Stalking Awareness Month observed in Randolph County

The Inter-Mountain photo by Tim MacVean Members of several local agencies gather at Elkins City Hall Wednesday as Elkins Mayor Van Broughton signs a proclamation designating January as National Stalking Awareness Month. Front row, from left, are Michael Parker, Randolph County Prosecuting Attorney; Broughton; and Tekoa Jones, Women’s Aid in Crisis prevention educator. Back row, from left, are R.W. Belt, Elkins Police Department 1st Sgt.; Margot Evick, Tucker-Randolph Child Advocacy Center executive director; Debbie Stalnaker Riddlebarger, WAIC shelter manager; Anita Lockett, Jean Poling and Renee Yokum, WAIC representatives; and Tammie Rizzio, Youth Health Services, Inc., executive co-director.

ELKINS — January marks the 15th National Stalking Awareness Month, an annual call to action to recognize and respond to the serious crime of stalking.

It is critical to raise the issue of stalking as its own form of gender-based violence as well as a crime that frequently predicts and co-occurs with physical and sexual assault.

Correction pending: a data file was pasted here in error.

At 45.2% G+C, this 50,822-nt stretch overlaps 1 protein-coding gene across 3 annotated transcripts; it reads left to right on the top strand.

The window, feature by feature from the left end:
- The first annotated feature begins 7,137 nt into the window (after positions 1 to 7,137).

Stalking impacts over one in six women and one in 17 men in the United States, yet, despite the prevalence and impacts, many victims and criminal justice professionals underestimate its danger and urgency.

Stalking is defined as a pattern of behavior directed at a specific person that causes fear.

Many stalking victims experience being followed, approached, monitored and/or threatened — including through various forms of technology.

Victims and survivors often suffer anxiety, social dysfunction and severe depression as a result of their victimization, and may lose time from work and/or move.

Stalking is a terrifying and psychologically harmful crime in its own right as well as a predictor of potentially lethal violence: in 85 percent of cases where an intimate partner (i.e. husband or boyfriend) attempted to murder his female partner, stalking preceded the attack.

Stalking is a crime in all 50 states, the United States Territories and the District of Columbia, but can be difficult to recognize and prosecute in a system designed to respond to singular incidents rather than the series of acts that constitutes stalking.

National Stalking Awareness Month’s theme — “Stalking: Know it. Name it. Stop it.” — is a call to action for everyone in Randolph County and across the country. While police and victim-serving professionals are critical, the reality is the vast majority of the victims tell friends or family about the stalking first.

Women’s Aid in Crisis is available to provide community education on stalking, direct services that include civil legal, shelter crisis intervention and emotional support, and information to victims of stalking.

For more information, contact WAIC at 304-636-8433.